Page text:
PQA Question

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6 thoughts on “PQA Question”

  1. You know, Ben, I really need to work on my PQA skills ’cause I am very prone to going off on tangents. Sometimes I don’t get enough repetitions of my target phrases in because of that. But then, at the same time, the tangents only usually last as long as student interest lasts, and as long as the language is comprehensible. So I think it’s okay. I find that sometimes students seem to feel less pressure when “shooting the breeze” in class stead of doing a story.
    It’s funny, but I feel like I’m just suggesting what you always say, and that’s “why not just talk to the kids?” I like it. And I think the kids do too.

  2. “I find that sometimes students seem to feel less pressure when “shooting the breeze” in class instead of doing a story.”
    It takes years to learn this, Stephen, and you have learned it in your first year. It is what my book PQA in a Wink! is all about. Yesterday, Bryce was visiting, and we had only 35 min. classes, and so the PQA lasted the entire period. No stories formed from the kick ass Matava script I was using (I really need to ask her to post it here – about feeling like a dork and what do people usually do in that situation). I needed reassurance and Bryce said no, just relax and hang out in the PQA.
    The thing is, Stephen, try to stay on the target expressions only during the PQA. Accept only things that they already know. I know that is a serious departure from what I have said on this blog the past two years, but it is the way Blaine designed it and Diana made it clear to me about four weeks ago and it is the right way to do CI.
    For example, at one point I asked a kid what should one do when one feels like a dork, and “eating pizza” – something they already knew – had come up in the class, and so one student suggested that one should eat pizza when one feels like a dork and it totally worked. Had I asked for two words of English, or even had them write it down in their composisition books and hold them up so that I could see the English but not hear it (my latest bad idea), that moment would have been given over to the establishing of new meaning and a skewed focus on vocabulary instead of grammar (correctly spoken language). So, as Susan Gross taught us, we learn during PQA to focus on grammar not vocabulary (we “shelter” vocabulary and not grammar). That allows us to keep the target language alive and flowing, sans interruption of any sort so that the deeper and majestically complex unconscious process that is the turbine of the mind acquiring, not learning, a language – which is the greatest strength of all of input based instruction – can take place, as per Krashen. These jokers who don’t get Krashen will one day wake up and realize what he is really saying and they will be embarrassed that it took them that long to get it, but, at least they got it. I make no apologies for the last sentence. It is, after all, my blog, and I should feel free to say what I want on it. We all should. Even if it patently disagrees with what others think. That way we can can keep the C in America.

  3. Ben, I don’t think your “writing ideas on paper” idea is a bad idea at all. It has been working really well for me in my middle school classes. It allows me to make a personal contact with each of my students (almost all of them write ideas, and the ideas are written small, so I walk around the room to look at them and make some kind of commentary – “good idea,” “maybe,” “it’s obvious,” “why do you say that?” “What!?”); It also buys me some time to sort through the ideas in my head – the good,the bad, the easily cognate-able – before I return to the front of the classroom and begin circling their ideas. Plus, it builds some excitement as the students are waiting to hear if their ideas get offered and hope to hear something exciting that their classmates came up with. At the very least, your idea of writing ideas on paper will be a stepping stone for me to get to only using the Spanish they know.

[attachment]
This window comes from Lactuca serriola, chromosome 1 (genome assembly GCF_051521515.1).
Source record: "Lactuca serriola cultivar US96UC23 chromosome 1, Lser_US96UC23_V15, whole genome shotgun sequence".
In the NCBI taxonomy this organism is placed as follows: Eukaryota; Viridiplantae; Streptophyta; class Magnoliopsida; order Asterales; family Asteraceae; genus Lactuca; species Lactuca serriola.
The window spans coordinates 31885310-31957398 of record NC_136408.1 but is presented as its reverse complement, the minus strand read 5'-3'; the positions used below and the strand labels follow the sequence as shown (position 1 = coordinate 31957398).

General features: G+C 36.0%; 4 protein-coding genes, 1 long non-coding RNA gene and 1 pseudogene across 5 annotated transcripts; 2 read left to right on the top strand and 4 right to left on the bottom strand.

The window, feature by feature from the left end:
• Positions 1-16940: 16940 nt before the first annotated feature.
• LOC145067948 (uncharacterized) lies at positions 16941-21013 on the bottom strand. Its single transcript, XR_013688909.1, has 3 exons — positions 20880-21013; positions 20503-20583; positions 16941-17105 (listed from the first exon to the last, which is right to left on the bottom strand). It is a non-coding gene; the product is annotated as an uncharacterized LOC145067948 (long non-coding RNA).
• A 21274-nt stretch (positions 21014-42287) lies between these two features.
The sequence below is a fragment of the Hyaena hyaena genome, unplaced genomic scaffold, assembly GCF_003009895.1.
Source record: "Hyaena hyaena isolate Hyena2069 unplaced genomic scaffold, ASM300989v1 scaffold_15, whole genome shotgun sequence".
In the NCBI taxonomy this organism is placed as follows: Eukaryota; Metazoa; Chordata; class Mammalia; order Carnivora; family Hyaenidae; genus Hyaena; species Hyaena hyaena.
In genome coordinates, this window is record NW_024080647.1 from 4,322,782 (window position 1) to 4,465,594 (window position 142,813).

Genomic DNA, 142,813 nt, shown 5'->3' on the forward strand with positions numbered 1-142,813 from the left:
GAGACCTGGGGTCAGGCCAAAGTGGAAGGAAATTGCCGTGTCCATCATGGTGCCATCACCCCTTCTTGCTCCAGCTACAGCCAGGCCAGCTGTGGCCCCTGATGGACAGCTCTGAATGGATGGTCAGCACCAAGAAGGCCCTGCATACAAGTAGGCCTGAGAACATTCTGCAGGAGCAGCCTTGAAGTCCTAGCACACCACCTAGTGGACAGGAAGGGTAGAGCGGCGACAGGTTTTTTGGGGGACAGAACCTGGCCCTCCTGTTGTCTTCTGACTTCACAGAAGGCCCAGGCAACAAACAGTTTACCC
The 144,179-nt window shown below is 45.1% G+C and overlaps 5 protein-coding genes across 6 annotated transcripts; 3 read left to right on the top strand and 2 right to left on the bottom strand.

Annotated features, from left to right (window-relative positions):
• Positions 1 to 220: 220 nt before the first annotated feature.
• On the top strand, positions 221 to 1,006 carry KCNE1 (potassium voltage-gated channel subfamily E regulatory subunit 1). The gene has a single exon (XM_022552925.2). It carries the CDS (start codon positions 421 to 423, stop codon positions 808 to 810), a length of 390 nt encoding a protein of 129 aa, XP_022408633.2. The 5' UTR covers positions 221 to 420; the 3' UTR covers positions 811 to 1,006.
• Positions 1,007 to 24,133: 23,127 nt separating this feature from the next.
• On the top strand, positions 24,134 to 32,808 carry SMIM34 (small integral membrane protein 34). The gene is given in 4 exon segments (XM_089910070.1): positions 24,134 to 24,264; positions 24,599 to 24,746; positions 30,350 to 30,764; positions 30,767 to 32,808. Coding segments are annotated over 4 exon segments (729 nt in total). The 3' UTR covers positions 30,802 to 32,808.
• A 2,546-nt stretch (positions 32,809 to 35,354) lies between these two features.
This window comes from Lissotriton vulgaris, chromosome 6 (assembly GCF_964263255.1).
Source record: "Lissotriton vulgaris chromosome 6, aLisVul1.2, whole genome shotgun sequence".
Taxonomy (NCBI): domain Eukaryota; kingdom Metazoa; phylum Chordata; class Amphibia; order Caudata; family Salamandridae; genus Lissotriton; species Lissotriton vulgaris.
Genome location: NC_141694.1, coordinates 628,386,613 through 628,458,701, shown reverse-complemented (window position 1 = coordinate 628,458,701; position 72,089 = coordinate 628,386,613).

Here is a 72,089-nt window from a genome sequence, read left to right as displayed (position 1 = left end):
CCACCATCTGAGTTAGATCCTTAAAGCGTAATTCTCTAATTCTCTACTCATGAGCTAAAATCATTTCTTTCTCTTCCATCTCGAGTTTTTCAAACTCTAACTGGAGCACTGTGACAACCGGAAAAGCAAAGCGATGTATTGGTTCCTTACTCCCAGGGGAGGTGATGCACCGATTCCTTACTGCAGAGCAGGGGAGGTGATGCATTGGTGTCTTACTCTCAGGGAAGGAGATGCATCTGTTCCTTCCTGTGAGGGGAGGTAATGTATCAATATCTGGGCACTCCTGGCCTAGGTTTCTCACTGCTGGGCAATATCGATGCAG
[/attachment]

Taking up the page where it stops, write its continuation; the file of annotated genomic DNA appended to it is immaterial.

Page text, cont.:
4. “…it allows me to make a personal contact with each of my students …”.
    True dat.
    “…writing ideas on paper will be a stepping stone for me to get to only using the Spanish they know…”.
    True dat again.

  5. Ben, I’m still working on “TPRS in a Year” and haven’t quite made it to PQA in a Wink. I’m planning on spending some good time in that one this summer. Even so, I know that I need to focus a bit more when I PQA. They’ve got to have those repetitions. So much to learn…

  6. When you take a structure and circle it with the class, getting reps, while at the same time, of course, personalizing, there is a certain safety in just not going wide with new vocabulary. Stay home. The kids appreciate all the reps. They must be told in English at the beginning of the year about how they need to hear it hundreds of time, so get that buy in from them beforehand. We do PQA with a sense of “isn’t it fun to learn all this new stuff about ourselves” but you have those screws down focusing on the single structure you are circling, keeping it from getting wide, saying the structure you are PQAing in almost every single statement or question. What seems redundant to you they need. I could even see doing PQA for 35 minutes and then releasing into the story, doing that – or at least the first paragraph in the script – in fifteen minutes. A short story is not a bad thing. I wonder what others think about that.

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